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Post new topic   Reply to topic    Irish Gardeners Forum Home -> Vegetable growing, fruit and allotments in Ireland

Any tips to prevent pumpkins splitting


 
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POPPY
Rank attained: Hazel Tree
Rank attained: Hazel Tree


Joined: 11 Jun 2007
Posts: 14

PostPosted: Tue Aug 11, 2009 11:42 pm    Post subject: Any tips to prevent pumpkins splitting Reply with quote

Hi,

I'm growing a Cinderalla Pumpkin which can reach a size of 5kg. I've never tried this before. I had one set fruit two weeks ago and it's getting pretty big already. But it's started to split, is there anything I can do to prevent this happening to other fruits been set at the moment?


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James Kilkelly
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Joined: 30 May 2006
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Location: West of Ireland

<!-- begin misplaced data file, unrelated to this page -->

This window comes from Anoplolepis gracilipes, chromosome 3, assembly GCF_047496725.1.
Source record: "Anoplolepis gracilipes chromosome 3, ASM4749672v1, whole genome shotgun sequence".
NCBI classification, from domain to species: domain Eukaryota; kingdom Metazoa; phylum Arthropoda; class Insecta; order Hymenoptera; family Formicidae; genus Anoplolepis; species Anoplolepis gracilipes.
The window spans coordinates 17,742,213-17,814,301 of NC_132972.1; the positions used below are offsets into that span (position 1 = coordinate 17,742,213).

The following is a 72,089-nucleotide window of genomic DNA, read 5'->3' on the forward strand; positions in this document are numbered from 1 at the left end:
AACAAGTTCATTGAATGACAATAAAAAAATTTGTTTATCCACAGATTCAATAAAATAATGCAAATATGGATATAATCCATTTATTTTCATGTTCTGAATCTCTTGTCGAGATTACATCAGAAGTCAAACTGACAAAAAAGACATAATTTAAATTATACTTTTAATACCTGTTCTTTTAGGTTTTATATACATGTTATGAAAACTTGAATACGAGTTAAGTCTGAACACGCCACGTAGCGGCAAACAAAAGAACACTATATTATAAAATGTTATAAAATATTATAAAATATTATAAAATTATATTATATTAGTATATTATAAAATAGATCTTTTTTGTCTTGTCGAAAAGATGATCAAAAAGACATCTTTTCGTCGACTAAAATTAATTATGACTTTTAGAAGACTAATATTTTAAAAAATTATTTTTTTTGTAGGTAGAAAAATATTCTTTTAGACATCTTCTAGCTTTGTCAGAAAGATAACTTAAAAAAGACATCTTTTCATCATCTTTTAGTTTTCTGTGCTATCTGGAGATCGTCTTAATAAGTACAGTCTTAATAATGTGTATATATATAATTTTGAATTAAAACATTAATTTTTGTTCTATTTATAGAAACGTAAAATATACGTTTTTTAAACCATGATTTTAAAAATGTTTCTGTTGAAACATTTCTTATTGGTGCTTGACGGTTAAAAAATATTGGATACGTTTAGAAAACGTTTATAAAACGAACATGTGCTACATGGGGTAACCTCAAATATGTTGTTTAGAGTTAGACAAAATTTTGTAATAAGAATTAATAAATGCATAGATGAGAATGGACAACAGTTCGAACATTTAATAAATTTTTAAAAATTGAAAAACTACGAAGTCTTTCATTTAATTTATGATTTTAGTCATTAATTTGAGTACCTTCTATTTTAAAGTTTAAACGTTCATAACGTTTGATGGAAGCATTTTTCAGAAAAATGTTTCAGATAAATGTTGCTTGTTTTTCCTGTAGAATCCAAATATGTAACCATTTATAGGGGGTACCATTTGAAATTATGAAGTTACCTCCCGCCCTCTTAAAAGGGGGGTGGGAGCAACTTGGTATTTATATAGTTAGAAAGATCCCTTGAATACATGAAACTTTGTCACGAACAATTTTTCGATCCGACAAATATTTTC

PostPosted: Wed Aug 12, 2009 12:45 pm    Post subject: Reply with quote

Some varieties of pumpkin are more prone to splitting than others, as I have seen more splitting in those touted as "enormous ", "HUGE" etc.

However you can help prevent splitting as follows....

(1) Avoid giving the pumpkin large doses of fertiliser or water in the hope of swelling it. Fast swelling can lead to cracking.

(2) Do not let the soil around the pumpkin dry out only to have water arrive weeks later. So during a prolonged spell without rain (week or more) you should water gently but deeply once a week. As a rough rule of thumb apply approx 10 litres per metre squared of soil area.

A high level of organic matter dug into the soil before you begin pumpkin growing can help the two points mentioned above. Organic matter in the soil will provide steady feeding and also buffer against stop-start watering.

Allowing your pumpkin plant to produce multiple fruits at once will also act as a buffer against splitting.
Of course the overall size of the individual fruits will suffer with this method.

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michael brenock
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PostPosted: Thu Aug 13, 2009 9:43 pm    Post subject: Reply with quote

I agree largely with james kilkelly, too much nitrogen feed with low potasium will cause splitting as will too much water (rain). Allow a few more pumpkins to develop rather than a single one and this spreads the expansion better, is probably more weather related than management.
michael brenock horticultural advisor (retired)
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